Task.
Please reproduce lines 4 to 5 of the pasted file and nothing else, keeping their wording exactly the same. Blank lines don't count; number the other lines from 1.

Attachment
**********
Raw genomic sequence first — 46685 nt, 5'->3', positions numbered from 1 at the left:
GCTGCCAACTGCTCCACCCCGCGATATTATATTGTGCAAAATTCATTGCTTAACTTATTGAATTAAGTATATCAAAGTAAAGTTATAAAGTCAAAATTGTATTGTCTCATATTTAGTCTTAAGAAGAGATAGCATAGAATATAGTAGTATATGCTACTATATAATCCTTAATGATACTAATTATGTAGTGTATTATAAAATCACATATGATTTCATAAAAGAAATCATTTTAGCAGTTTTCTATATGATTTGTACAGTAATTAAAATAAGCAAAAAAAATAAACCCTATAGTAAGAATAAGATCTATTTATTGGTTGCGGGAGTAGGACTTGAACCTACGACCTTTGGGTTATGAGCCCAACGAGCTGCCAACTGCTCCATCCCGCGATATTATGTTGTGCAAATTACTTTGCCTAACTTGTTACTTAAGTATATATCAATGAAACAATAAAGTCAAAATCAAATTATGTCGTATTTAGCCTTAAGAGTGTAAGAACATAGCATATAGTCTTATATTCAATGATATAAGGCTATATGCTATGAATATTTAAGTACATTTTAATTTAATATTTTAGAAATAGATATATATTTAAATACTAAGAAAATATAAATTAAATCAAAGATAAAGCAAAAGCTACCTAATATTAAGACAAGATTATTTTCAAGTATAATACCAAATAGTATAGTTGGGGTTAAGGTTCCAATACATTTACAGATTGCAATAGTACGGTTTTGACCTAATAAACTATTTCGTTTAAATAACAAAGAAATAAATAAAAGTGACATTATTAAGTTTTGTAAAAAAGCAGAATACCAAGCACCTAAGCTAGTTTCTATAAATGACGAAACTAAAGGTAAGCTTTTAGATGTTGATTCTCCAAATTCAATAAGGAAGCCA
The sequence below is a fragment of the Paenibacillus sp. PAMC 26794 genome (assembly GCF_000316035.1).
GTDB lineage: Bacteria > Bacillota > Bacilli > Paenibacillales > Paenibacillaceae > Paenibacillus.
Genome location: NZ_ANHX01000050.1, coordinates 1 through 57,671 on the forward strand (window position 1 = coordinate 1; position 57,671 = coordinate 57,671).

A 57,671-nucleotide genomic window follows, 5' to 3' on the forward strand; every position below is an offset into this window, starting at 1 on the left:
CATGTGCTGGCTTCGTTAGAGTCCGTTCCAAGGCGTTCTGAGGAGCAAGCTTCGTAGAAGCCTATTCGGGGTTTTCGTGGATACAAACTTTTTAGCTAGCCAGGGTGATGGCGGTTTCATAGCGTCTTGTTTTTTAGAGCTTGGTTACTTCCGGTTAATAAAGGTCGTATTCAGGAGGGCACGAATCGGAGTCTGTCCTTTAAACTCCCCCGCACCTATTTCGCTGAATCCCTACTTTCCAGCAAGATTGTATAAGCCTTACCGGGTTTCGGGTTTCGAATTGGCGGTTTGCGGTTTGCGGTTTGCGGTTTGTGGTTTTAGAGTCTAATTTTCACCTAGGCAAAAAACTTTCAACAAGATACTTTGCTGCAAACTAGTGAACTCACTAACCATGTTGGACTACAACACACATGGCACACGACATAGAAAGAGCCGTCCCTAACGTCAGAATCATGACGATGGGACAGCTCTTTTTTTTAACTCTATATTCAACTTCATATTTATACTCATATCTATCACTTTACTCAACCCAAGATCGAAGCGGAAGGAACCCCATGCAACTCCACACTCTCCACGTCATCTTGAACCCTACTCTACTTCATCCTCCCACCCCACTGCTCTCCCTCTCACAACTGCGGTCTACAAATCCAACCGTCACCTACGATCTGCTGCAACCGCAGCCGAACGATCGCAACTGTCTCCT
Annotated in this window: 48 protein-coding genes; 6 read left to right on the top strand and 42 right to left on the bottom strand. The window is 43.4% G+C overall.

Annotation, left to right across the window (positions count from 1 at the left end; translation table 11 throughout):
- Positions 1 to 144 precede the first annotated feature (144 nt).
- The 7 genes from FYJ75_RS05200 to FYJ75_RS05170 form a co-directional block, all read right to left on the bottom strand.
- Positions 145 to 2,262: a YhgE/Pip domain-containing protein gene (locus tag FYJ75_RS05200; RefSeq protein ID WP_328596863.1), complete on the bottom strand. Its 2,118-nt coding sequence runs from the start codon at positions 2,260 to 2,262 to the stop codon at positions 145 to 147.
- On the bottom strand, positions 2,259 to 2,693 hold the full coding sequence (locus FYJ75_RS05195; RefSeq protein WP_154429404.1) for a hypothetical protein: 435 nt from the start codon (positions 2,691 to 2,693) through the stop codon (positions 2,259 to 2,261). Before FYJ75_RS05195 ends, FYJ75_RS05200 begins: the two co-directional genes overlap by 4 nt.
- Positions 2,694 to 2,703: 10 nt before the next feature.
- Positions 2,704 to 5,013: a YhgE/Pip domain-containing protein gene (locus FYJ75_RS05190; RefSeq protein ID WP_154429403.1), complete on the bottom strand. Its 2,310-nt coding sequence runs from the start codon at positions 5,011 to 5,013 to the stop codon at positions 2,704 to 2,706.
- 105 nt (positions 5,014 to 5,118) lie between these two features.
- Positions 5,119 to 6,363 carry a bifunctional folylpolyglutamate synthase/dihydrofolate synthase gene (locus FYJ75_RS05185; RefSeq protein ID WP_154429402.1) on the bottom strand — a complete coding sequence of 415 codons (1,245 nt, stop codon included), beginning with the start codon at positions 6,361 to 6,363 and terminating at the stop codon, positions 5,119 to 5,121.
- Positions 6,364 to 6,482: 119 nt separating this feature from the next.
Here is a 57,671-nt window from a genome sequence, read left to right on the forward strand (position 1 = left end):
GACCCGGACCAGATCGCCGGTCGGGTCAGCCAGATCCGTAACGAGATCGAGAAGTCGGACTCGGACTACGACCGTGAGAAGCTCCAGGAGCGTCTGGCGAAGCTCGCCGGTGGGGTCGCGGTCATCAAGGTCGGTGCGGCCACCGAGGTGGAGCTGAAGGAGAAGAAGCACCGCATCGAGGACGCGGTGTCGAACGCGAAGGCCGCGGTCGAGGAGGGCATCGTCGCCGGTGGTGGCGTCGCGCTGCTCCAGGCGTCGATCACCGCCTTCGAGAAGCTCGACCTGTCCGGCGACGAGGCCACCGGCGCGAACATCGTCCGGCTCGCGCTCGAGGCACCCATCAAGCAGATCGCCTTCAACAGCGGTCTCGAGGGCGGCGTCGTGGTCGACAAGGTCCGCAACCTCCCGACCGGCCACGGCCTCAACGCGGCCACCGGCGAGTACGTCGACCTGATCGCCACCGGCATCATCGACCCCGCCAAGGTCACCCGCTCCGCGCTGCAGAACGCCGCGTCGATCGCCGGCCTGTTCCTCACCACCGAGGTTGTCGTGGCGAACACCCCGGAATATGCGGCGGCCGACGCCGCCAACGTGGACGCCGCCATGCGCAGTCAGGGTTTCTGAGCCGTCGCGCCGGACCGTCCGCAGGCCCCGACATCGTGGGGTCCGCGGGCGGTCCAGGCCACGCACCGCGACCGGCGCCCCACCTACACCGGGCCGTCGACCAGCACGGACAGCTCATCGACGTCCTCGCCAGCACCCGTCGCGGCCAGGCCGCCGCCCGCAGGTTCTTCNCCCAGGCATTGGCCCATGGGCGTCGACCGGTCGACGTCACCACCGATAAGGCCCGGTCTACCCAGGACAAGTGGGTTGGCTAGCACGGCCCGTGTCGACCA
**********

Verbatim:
GTDB lineage: Bacteria > Bacillota > Bacilli > Paenibacillales > Paenibacillaceae > Paenibacillus.
Genome location: NZ_ANHX01000050.1, coordinates 1 through 57,671 on the forward strand (window position 1 = coordinate 1; position 57,671 = coordinate 57,671).